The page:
The numerous references in the early books of the Bible to the destruction of symbols and places sacred to their neighbors (Ashteroth (?), Baal, etc), would make sense if seen in the above context. They would have destroyed things sacred to their neighbors to reduce the power of their neighbor's gods.

    However, sometime in the later period of the composition of the Bible, the Israelites most likely developed a strict monotheism, and stopped acknowledging the existance of the other gods. From what I've read of the Bible and other sources this probably occured during the time of Jeremiah or one of the other later prophets. (Late as compared to Moses for example.)

    Ok, I'm going to stop rambling now. Just my thoughts mostly.
     
  10. Draka

    Draka Wonder Woman

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    Yay! I'm not crazy! :woohoo:

    I have often said that Christian mythology is much like other ones...with a main deity at the top of the pyramid and a variety of those below...with Christianity it would be looked upon as angels. I was just thinking why is it not possible that the "god" is not just part of the pyramid as well...just perhaps a bit lower than believed. That perhaps there is a Divine above and encompassing that it is just a part of as well.
     
  11. Druidus

    Druidus Keeper of the Grove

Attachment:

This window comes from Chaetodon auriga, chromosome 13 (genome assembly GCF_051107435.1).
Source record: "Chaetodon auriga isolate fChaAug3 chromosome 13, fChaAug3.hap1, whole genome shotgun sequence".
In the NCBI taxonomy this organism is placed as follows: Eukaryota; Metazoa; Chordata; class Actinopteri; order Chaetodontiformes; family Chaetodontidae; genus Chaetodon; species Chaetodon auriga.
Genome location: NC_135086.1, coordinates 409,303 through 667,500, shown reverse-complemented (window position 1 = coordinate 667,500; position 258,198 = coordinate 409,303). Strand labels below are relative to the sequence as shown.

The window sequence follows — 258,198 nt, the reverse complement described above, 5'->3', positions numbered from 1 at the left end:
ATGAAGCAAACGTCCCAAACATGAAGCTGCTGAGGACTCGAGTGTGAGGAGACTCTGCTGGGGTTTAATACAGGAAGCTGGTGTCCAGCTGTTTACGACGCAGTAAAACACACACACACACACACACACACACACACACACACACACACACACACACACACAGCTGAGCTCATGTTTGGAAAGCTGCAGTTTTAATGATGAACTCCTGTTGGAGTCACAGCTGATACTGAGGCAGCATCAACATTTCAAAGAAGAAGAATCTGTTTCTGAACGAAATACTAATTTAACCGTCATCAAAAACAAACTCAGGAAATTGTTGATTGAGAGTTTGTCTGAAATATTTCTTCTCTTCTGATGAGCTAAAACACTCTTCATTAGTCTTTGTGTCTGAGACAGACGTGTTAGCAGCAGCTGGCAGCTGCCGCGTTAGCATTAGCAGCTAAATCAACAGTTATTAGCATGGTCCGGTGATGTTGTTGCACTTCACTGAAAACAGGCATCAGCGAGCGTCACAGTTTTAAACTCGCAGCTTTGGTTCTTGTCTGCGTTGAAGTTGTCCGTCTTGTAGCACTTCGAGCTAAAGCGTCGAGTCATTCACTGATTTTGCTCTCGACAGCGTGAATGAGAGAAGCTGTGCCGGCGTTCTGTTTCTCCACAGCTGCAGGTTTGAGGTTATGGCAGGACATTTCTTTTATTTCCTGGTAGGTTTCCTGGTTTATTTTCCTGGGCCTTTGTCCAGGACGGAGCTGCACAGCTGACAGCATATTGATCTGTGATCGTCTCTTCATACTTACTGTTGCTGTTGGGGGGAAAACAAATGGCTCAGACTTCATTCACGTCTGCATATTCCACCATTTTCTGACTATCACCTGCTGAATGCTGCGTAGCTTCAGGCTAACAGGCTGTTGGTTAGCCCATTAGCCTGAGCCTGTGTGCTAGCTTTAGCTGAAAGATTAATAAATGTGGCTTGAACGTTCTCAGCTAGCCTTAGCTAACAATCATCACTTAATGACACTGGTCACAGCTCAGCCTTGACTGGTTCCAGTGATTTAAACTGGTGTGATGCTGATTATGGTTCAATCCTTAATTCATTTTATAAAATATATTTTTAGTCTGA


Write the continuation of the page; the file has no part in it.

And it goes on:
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    Well, if the Bible is 100% fact, then yes, I would hold God as a liar.
     
  12. Katzpur

    Katzpur Not your average Mormon

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    Personally, I believe that Jesus is both the Son of God and the Lord himself. I just don't believe He is His own Father. I see the Father and the Son as sharing the name/title of "God." Consequently, when I speak of "God," I can be speaking of either one of them individually or of both of them simultaneously. I don't believe that Joseph was Jesus' father, though. I believe that His Father was the person He referred to on many occasions as "our Father in Heaven."

    I also believe in the existence of "other gods." It is for this reason that I am frequently accused of being polytheistic. Mormons believe, as did Paul, that while there were other beings, both in heaven and on earth, that were called gods, "to us there is but one God." If we are polytheistic, so was Paul. We also believe that there is a spark of divinity in each of us (and that doesn't just mean in Mormons). We don't see the human and the divine as being mutually exclusive, but believe that man is essentially the same "species" as God. The Bible says we are "his offspring," which, to me, means that we are related to Him in a way all of His other creations are not. Since all forms of life mature to resemble their parents, why not us? Kittens grow up to be cats; puppies grow up to be dogs. We believe that men and women have the potential (whether or not they choose to reach it) of "growing up" to be "gods." This doesn't mean that we believe we believe that we will ever be equal to "God," because we definitely don't. He will always be our God and we will always be subject to Him. Nor does it mean that we believe that godhood is something we can attain on our own. No one could ever achieve this state without God making it so.